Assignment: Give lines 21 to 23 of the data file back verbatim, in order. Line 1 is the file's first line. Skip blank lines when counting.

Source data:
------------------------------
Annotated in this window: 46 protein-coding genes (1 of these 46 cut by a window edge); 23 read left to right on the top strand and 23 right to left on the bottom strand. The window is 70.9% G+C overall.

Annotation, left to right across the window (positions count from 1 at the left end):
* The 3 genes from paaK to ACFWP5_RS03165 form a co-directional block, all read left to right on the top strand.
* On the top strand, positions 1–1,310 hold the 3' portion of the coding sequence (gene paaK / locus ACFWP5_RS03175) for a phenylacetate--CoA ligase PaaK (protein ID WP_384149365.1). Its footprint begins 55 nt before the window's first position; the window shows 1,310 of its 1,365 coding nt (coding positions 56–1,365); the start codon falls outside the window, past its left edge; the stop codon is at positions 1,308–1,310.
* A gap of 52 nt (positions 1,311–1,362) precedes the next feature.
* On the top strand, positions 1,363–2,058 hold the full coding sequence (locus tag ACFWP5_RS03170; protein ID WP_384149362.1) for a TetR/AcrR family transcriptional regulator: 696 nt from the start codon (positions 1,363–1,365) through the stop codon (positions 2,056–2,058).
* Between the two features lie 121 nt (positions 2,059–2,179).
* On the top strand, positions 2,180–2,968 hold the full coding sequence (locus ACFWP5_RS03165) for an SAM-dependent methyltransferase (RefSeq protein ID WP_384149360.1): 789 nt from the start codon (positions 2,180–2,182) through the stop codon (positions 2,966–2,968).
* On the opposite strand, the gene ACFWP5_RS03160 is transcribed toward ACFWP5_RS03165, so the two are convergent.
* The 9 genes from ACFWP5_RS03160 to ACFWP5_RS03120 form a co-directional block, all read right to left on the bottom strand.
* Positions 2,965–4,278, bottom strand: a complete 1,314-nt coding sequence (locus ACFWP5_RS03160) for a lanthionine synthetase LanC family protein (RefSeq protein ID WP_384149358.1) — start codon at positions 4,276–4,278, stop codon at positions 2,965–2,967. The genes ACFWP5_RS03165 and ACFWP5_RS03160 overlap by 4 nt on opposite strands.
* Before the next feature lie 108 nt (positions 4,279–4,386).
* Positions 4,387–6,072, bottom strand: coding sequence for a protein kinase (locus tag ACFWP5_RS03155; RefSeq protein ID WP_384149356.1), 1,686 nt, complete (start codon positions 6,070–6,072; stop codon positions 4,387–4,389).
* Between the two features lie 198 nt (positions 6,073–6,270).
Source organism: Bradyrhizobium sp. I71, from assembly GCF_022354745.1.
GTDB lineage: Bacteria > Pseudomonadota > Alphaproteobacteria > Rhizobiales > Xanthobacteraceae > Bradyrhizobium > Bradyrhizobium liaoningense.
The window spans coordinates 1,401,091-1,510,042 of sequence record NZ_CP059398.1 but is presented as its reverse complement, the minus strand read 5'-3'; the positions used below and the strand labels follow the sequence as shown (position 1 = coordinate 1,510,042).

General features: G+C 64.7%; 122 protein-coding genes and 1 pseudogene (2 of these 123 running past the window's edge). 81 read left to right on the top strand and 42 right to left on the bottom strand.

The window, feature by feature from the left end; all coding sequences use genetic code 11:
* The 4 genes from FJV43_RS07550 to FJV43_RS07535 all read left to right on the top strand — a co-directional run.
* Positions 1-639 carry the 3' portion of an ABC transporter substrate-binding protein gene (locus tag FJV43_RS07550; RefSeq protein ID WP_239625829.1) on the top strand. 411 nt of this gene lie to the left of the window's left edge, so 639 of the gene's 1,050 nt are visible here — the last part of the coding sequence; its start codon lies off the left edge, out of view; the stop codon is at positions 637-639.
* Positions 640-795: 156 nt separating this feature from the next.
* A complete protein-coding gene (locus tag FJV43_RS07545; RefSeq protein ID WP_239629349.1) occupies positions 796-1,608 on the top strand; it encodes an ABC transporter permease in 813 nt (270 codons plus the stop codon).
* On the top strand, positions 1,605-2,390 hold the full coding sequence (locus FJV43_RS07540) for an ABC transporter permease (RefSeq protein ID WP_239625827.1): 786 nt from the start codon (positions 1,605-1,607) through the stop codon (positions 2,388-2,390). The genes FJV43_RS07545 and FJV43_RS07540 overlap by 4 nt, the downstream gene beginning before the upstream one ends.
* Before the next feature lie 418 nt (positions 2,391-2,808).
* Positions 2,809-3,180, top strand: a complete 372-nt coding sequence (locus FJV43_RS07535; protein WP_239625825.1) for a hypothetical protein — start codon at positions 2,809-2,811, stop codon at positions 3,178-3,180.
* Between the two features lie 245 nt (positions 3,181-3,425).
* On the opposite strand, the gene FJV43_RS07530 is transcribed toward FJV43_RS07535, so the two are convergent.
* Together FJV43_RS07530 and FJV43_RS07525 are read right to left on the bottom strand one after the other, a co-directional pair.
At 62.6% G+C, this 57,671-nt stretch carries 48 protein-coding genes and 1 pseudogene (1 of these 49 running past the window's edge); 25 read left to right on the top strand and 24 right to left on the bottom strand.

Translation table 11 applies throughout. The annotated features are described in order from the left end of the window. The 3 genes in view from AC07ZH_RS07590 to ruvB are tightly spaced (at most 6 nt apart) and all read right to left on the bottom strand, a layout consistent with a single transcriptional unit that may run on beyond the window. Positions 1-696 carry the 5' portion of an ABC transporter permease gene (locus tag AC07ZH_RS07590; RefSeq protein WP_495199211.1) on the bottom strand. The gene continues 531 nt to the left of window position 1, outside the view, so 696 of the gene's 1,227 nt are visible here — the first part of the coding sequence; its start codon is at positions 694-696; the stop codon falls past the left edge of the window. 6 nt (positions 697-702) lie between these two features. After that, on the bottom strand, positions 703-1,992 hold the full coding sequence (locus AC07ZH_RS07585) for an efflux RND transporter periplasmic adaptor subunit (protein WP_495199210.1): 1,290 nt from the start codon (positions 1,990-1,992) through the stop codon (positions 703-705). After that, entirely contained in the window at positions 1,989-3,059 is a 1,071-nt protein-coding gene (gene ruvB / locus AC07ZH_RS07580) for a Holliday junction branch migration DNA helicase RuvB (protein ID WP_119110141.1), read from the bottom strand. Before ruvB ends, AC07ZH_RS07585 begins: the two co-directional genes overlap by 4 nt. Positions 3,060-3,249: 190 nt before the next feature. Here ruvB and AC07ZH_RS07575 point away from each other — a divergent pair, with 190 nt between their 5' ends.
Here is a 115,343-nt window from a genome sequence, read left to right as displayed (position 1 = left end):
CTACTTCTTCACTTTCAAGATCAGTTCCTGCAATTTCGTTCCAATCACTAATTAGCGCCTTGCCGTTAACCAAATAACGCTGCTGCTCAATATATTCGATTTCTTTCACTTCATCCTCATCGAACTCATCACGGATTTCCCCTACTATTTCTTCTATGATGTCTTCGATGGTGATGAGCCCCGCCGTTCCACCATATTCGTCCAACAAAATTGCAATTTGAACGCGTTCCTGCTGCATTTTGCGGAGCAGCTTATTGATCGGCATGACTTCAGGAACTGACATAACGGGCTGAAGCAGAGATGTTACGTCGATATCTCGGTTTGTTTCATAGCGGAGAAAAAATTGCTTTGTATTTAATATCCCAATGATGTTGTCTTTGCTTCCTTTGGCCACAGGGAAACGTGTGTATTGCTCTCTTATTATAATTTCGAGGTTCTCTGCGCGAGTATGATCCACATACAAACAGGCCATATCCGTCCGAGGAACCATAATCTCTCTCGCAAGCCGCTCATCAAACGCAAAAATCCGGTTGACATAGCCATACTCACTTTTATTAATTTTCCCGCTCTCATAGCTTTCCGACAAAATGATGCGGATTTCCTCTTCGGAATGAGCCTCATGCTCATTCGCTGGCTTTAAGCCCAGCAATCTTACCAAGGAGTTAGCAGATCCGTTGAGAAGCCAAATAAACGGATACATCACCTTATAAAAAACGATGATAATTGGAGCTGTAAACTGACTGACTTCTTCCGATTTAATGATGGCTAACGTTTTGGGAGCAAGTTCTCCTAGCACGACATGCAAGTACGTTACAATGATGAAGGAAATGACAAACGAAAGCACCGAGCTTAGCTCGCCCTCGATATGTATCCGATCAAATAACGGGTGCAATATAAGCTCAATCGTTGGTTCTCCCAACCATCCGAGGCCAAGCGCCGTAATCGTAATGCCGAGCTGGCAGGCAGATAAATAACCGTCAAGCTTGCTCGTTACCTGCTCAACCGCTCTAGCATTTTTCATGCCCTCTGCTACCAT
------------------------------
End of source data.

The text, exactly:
* Positions 1-639 carry the 3' portion of an ABC transporter substrate-binding protein gene (locus tag FJV43_RS07550; RefSeq protein ID WP_239625829.1) on the top strand. 411 nt of this gene lie to the left of the window's left edge, so 639 of the gene's 1,050 nt are visible here — the last part of the coding sequence; its start codon lies off the left edge, out of view; the stop codon is at positions 637-639.
* Positions 640-795: 156 nt separating this feature from the next.
* A complete protein-coding gene (locus tag FJV43_RS07545; RefSeq protein ID WP_239629349.1) occupies positions 796-1,608 on the top strand; it encodes an ABC transporter permease in 813 nt (270 codons plus the stop codon).